Jump to navigation
Bensell, Edmund Birckhead, 1842-Leslie, Frank, 1821-1880
Letter to Frank Leslie, written by Edmund Birckhead Bensell, dated May 12, 1862 (verso).
Civil War drawings collection, approximately 1861-1865.
New-York Historical Society, 170 Central Park West, New York, NY 10024, 212-873-3400
May 12, 1862
Letter: Drawing: Graphite and black ink wash on paper. 7 x 10 3/4 in. Letter to Frank Leslie offering sketch on recto for publication and asking for compensation. laid on verso is sheet with a letter (May 12th 1862) from Edmund Birckhead Bensell to Frank Leslie in black ink reading: 'Inclosed find / sketch of launch of Philada. Iron / clad vessel, which took place / Saturday May 10/62. If accepted / please remit five dollars ($5.), / if rejected oblige me by returning / drawing. / I was an eye witness of / the scene, and made this drawing / from a sketch I took on the spot.' Letter is on smaller paper with embossing in the top left corner and is pasted on the back of the sketch.
Engraved for Frank Leslie's Illustrated Newspaper, May 31, 1862 (XIV:346-7): 124, but significantly modified by the engraver, under the title: 'Our Iron-Clad Fleet Launch of the Iron-Clad Steam Frigate New Ironsides, at the Shipyard of Merrick & Sons, of Philadelphia, May 10.' The accompanying article (page 124): 'Launch of the Iron-Clad Frigate, New Ironsides, at Philadelphia.' U.S.S New Ironsides, a 4120-ton broadside ironclad, was built in Philadelphia, Pennsylvania at the Philadelphia Naval Shipyard. The last, and largest, of the initial group of three 'salt-water' armored warships begun in 1861 to meet the needs of the Civil War. She was commissioned in August 1862, and joined the South Atlantic Blockading Squadron in January 1863. For the next year, she participated in the blockade of Charleston, and attacks on the city's Confederate fortifications. New Ironsides's broadside battery of eight heavy guns, coupled with her iron protection, made her a uniquely valuable ship for bombardment purposes. On April 7, 1863, when nine Federal ironclads entered Charleston harbor to conduct a prolonged bombardment of Fort Sumter, New Ironsides was repeatedly hit by enemy cannon fire, but was not seriously damaged. On August 21 and October 5, 1863, New Ironsides was the target of torpedo boat attacks but she was able to remain on station until May 1864, when she went to Philadelphia for repairs and a general overhaul. In late August, New Ironsides was recommissioned to join the North Atlantic Blockading Squadron. In December she participated in a major assault on Fort Fisher, North Carolina, in an effort to stop blockade running into the port of Wilmington. Edmund Birckhead Bensell, younger brother of the artist George Frederick Bensell (1827-1879), was an accomplished painter and illustrator. He is known widely for his ink drawings.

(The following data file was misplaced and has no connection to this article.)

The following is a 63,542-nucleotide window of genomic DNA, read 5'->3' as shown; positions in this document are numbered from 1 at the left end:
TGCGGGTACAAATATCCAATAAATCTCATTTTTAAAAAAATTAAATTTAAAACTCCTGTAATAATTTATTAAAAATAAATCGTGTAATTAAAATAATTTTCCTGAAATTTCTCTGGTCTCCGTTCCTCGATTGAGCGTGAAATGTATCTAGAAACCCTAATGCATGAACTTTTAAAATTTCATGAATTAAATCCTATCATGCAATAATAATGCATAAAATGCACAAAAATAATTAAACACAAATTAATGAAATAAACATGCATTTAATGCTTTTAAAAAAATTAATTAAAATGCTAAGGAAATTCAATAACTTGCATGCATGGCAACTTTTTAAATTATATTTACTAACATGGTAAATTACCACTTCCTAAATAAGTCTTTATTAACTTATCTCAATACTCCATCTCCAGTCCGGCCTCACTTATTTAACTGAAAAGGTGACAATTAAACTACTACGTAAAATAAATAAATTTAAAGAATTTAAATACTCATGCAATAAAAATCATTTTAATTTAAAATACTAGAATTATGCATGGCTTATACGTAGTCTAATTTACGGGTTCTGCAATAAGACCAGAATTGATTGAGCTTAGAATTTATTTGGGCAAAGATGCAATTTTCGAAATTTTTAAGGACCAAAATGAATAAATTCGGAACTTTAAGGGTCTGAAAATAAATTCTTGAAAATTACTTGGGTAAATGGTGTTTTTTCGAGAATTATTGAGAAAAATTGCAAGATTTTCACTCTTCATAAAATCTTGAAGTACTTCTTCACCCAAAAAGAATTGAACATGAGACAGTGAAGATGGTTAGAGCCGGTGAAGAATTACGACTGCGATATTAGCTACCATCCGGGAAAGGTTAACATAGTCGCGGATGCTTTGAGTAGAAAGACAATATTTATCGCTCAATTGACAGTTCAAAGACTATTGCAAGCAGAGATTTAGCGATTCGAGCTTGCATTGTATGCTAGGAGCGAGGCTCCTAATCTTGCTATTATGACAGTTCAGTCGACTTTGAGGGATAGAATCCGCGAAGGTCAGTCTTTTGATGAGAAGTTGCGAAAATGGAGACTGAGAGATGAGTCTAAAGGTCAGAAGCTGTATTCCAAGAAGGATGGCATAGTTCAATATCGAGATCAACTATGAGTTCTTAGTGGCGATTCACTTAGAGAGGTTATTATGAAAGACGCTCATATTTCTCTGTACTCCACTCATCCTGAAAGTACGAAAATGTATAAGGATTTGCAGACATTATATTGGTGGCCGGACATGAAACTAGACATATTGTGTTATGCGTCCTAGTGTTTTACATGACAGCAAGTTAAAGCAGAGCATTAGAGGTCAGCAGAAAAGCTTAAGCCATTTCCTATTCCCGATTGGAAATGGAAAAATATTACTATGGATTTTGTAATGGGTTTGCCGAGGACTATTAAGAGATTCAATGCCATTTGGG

New-York Historical Society
Leslie, Frank, 1821-1880Frank Leslie's illustrated newspaperCommercial correspondencePhiladelphia (P.A.)--History--Civil War, 1861-1865
Letters (correspondence)Commercial correspondenceText
This digital image may be used for educational or scholarly purposes without restriction. Commercial and other uses of the item are prohibited without prior written permission from the New-York Historical Society. For more information, please visit the New-York Historical Society's Rights and Reproductions Department web page at http://www.nyhistory.org/about/rights-reproductions